New Abortion Ban Lawsuit Places Black Georgians Squarely at the Center of the Fight

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New Abortion Ban Lawsuit Places Black Georgians Squarely at the Center of the Fight

A new lawsuit filed last week could eventually force the U.S. Supreme Court to examine how laws that attack abortion access disproportionately affect Black women and other women of color.

Centering the conversation on some of the state’s most vulnerable people was the American Civil Liberties Union (ACLU’s) motivation for naming SisterSong Women of Color Reproductive Justice Collective as the lead plaintiff in a lawsuit challenging HB 481, Georgia’s six-week abortion ban.

“I think the ACLU was very intentional,” Monica Simpson, executive director of SisterSong, told me in an interview. “The way that they wanted to approach this particular lawsuit was to make sure it was rooted in reproductive justice.”

Reproductive justice centers “three interconnected human rights values: the right not to have children using safe birth control, abortion, or abstinence; the right to have children under the conditions we choose; and the right to parent the children we have in safe and healthy environments.” Black women coined the term in 1994.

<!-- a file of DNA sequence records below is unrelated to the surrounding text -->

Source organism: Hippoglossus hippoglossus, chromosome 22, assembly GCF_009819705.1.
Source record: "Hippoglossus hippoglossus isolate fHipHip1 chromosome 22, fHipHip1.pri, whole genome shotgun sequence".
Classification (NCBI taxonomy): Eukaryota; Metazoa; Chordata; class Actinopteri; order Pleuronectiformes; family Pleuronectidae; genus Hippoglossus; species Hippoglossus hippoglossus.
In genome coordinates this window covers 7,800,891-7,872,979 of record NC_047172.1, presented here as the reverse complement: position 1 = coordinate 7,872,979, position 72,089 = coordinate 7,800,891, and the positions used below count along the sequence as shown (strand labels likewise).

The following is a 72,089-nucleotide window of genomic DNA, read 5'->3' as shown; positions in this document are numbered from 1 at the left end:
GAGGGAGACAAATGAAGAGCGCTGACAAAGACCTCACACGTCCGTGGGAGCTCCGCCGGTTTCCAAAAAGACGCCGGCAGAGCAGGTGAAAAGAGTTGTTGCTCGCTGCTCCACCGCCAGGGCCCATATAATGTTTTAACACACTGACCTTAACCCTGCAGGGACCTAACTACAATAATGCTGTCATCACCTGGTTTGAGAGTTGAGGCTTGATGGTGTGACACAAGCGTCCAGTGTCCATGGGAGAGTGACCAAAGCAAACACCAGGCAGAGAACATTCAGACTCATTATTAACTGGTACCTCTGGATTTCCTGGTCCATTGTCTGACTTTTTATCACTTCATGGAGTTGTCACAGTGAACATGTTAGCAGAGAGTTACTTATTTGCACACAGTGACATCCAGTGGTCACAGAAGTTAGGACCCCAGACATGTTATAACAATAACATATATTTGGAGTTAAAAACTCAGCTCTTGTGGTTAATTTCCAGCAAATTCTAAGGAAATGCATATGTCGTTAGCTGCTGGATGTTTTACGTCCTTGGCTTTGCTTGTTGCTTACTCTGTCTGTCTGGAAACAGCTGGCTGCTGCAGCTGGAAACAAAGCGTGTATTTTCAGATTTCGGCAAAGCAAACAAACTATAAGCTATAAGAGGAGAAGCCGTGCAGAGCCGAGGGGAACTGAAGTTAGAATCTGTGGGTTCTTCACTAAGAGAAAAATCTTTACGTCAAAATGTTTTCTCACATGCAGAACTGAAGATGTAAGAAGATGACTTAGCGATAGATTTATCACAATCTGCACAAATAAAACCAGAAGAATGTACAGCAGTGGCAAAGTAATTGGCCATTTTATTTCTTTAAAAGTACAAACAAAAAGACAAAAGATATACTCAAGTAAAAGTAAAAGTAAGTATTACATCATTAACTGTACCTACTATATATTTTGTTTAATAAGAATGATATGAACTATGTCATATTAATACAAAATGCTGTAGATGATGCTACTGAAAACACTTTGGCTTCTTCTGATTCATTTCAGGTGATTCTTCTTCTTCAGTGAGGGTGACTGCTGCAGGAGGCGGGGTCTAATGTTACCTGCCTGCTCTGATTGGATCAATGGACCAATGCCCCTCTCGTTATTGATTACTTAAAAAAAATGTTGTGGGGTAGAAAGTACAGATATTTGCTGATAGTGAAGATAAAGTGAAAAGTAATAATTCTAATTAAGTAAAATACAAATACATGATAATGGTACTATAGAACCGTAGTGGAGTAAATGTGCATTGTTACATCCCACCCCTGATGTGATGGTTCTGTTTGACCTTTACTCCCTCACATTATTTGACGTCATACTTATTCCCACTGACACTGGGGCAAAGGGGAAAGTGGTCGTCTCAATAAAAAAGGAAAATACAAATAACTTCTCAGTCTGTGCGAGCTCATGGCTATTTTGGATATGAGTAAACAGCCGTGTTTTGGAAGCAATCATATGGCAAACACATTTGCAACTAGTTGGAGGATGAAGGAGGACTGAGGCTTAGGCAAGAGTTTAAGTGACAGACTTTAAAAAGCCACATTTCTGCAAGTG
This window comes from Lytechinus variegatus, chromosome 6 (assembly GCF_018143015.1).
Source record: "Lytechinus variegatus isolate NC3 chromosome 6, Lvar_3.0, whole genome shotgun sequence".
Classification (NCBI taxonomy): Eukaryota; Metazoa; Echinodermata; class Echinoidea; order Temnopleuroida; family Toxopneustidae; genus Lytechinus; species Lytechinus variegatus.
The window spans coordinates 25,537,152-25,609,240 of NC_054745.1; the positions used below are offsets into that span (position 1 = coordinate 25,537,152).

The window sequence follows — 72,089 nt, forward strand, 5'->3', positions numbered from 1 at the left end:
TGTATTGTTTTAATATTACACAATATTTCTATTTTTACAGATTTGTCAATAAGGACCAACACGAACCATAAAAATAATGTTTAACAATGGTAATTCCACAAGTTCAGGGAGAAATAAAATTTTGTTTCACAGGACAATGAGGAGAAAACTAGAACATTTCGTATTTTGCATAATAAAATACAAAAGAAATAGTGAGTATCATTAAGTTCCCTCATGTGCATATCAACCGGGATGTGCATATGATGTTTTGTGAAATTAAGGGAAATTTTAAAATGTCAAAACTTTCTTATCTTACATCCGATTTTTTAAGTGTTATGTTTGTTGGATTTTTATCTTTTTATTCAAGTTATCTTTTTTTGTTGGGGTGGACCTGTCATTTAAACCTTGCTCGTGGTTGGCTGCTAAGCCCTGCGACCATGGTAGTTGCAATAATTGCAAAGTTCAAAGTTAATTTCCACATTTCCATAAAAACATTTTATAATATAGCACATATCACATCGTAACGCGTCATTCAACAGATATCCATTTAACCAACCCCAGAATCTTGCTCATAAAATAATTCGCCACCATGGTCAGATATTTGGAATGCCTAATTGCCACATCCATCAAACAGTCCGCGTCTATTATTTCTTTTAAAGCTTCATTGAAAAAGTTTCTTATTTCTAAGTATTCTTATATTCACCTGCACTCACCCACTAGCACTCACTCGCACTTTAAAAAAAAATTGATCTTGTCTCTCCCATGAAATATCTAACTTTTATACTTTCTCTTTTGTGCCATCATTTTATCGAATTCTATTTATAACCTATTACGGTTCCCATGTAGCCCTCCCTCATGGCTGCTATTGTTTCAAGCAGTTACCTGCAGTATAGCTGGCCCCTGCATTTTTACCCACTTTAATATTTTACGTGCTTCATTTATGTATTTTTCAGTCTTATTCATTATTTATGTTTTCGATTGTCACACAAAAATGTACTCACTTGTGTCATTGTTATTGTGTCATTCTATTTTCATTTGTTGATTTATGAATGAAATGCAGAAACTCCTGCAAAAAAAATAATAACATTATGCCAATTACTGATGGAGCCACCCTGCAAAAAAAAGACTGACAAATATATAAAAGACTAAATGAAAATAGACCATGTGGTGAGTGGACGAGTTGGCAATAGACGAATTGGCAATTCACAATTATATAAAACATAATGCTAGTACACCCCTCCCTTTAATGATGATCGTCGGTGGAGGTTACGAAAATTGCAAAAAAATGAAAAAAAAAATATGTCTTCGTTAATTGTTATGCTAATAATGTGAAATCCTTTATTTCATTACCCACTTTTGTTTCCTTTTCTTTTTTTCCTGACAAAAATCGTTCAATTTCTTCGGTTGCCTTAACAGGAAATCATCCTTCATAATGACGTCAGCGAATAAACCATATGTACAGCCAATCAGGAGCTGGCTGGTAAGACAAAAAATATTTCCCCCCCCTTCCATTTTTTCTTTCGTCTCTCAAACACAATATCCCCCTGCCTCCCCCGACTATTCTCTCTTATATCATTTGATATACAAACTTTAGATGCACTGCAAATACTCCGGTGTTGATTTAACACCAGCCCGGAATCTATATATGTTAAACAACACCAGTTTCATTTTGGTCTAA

Major Film Studios Follow Netflix In Putting Georgia On Notice Over Illegal Abortion Law

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Major Film Studios Follow Netflix In Putting Georgia On Notice Over Illegal Abortion Law

It was a slow start on whether or not America’s film industry would become involved in Georgia politics, threatening to abandon existing projects and future expansion of filming major projects like the revolutionary, Oscar-winning ‘Black Panther’ movie.

Netflix was the first major studio to take a stand against the medical-quackery ‘heartbeat bill banning abortion at about six weeks, joining the ACLU lawsuit in fighting the law not only as an infringement of Roe v. Wade, but as pseudo-science that has no basis in medical facts.

Today, an onslaught of new studios including Viacom, CBS, Sony, AMC, NBC Universal and Warner Media raises their collective business voices against the new law.